Everybody says lettuce is easy to grow, and beginner gardeners should start off growing lettuce due to this.
While this is true, lettuce can hold some surprises for the unsuspecting gardener, which can cause beginner gardeners some concern.
One such aspect of lettuce growing is when your Romaine lettuce begins to grow tall. What does this mean in a leafy green plant?
Romaine lettuce is a tall variety of lettuce that grows leaves taller than most other leaf lettuce varieties. This is normal growth for Romaine lettuce. If the lettuce develops a tall central stalk, it is entering the bolting stage to seed, and the lettuce leaves will become bitter and tough.
Romaine lettuce can surprise the unsuspecting gardener expecting a dainty lettuce plant when they planted their lettuce seeds!
If your Romaine lettuce is growing taller than you expected, you may question if there is something wrong with the plants or something you did wrong in your cultivation of the plant.
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Is Romaine Lettuce Supposed To Grow Tall?
All the leafy green plants that we eat, such as lettuce, spinach, and swiss chard, all have a growth cycle that includes producing the luscious leaves that we eat and a flowering and seeding stage.
Romaine lettuce is supposed to grow tall. It is a naturally large lettuce variety that grows taller than most leaf lettuce plants most gardeners are familiar with. The leaves are tall, supported by a rigid central stalk that holds the leaves upright from the central core.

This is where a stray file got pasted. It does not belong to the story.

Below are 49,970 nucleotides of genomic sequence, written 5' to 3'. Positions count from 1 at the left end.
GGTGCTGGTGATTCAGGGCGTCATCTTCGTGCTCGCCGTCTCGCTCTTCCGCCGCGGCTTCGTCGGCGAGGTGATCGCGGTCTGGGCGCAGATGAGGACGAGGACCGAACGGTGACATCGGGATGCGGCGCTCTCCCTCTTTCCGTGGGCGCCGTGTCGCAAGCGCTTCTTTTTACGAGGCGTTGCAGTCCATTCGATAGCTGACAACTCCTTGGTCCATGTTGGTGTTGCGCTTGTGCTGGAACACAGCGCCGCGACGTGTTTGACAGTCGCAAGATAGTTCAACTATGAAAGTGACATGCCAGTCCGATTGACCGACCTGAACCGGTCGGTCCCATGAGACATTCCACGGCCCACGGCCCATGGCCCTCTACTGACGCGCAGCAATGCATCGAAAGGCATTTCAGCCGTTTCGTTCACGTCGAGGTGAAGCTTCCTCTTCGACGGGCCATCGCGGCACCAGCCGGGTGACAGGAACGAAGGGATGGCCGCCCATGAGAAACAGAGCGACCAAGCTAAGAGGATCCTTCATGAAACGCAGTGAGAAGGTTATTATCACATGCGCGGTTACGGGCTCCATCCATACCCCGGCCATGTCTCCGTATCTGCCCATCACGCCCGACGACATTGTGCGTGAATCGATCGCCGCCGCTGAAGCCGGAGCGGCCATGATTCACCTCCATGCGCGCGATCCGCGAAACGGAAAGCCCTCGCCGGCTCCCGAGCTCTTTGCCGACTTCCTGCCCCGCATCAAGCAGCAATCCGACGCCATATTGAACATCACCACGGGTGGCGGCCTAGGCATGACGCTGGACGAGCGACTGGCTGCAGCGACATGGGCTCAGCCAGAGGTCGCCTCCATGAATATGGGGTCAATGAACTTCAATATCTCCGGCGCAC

Romaine lettuce is the traditional lettuce used in a Caesar salad because of its large, dark green, crunchy leaves.
This variety of lettuce can grow quite tall, so that a casual glance may mistakenly identify the plant as spinach due to the height that the plant can attain.
Due to its size, Romaine lettuce requires more space between the plants to avoid overcrowding and stunted growth of the plants:
- Romaine lettuce should be planted at least 12-inches or 30-centimeters apart to give adequate space for the large leaves of these plants.
- The additional space allows for good air circulation in the dense leaves and prevents the leaves from rotting due to too much moisture.
Romaine lettuce is a variety that is more tolerant to heat than many other lettuce varieties, which is why it is popular among gardeners in warmer climates.
Other Reasons Your Romaine Lettuce Is Growing Tall
The leaves of the Romaine lettuce are not the only parts of the plant that can grow tall.
Towards the end of its growing cycle, or if the weather becomes too warm, the plant may bolt, producing a tall flower stalk in preparation to produce seeds.
Bolting is the term given to plants, particularly the leafy green plants when they start to produce a flower stalk in preparation for flowering and producing seeds.
Some gardeners term this process going to seed as an alternative description of this natural progression.
Why Does Romaine Lettuce Bolt?
Our leafy vegetable plants are mostly cool weather plants since their leaves cannot handle harsh summer temperatures and would lose too much water vapor to sustain the plant.
This means that when the temperature starts to get too warm, it triggers the plant to bolt, and it starts producing a flower stalk.